So, how can we have a strong foundation in thankfulness? Where else can one learn it if not from the Lord himself! So look at the passage again. Luke 17:11-19.
Look at verses 11-13a: “Now on his way to Jerusalem, Jesus traveled along the border between Samaria and Galilee. As he was going into a village, ten men who had leprosy met him. They stood at a distance and called out in a loud voice….” There’s a long history of hostility and deep rooted hatred between Jews and Samaritans that we won’t go into here. But let me just say that Jews and Samaritans didn’t mix. So what we have here is Jesus traveling the border between the two provinces— that is— the “hot zone” or “no-man’s-land”. Ordinarily, it’s a desolate place, abandoned, except for those who are the pariahs of both societies, that is the people who are left to wander. Look who among them also wandered in that desolate place! Apparently, lepers! Lepers were also cast out there to face their horrible end far away from everything they were once familiar with in life or held dear. And they were brought together here in this wasteland by leprosy. But before we talk about them, there’s something even more intriguing.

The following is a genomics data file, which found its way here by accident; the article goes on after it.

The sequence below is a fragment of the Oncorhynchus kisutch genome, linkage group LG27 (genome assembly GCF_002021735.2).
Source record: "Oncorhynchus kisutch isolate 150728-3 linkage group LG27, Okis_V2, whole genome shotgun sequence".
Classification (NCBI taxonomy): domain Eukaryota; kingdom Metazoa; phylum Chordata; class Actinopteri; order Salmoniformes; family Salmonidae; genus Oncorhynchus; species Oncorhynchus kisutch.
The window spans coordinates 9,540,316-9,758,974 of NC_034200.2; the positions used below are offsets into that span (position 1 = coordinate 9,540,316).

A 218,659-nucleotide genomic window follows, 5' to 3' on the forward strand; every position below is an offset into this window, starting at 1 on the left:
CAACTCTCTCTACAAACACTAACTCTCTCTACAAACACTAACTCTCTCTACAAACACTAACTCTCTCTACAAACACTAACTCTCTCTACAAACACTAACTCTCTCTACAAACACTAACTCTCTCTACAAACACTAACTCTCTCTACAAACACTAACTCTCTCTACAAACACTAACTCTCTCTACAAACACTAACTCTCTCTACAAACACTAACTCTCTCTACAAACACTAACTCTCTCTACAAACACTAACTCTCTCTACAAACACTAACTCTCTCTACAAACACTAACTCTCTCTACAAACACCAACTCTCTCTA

We also see our Lord Jesus there in that wasteland! But is it so strange to find him there? Perhaps not! Actually, it’s the Lord’s tendency to be found in such desolate places, where no other Man would voluntarily want to be. When every Jew would rather circle around Samaria, taking the very long road to get to the province of Galilee, we see our Lord Jesus crossing right through the province to stop at a well. (John 4) He’s there to break every cultural, social and gender barrier of that generation in order to bring one lost woman back to the worship of God. When everyone goes to Jerusalem to celebrate the Jewish Holidays, our Lord isn’t celebrating with everyone. (John 5) Instead we find him at the pool of Bethesda where no one wants to be on their holiday. We see him walking amidst the helpless and the needy, the blind, the lame, and the paralyzed. He’s there to help an invalid man get on his feet. Where do we see our Lord this time? Now we see him in these wastelands where hopelessness and death reign. What’s he doing there? Maybe he’s there to answer the faint prayers of the hope of ten forgotten lepers, abandoned and doomed to their grim destiny. Since, where there’s even the faintest prayer of hope in Christ, there’s life ready to burst forth even from the ashes of death.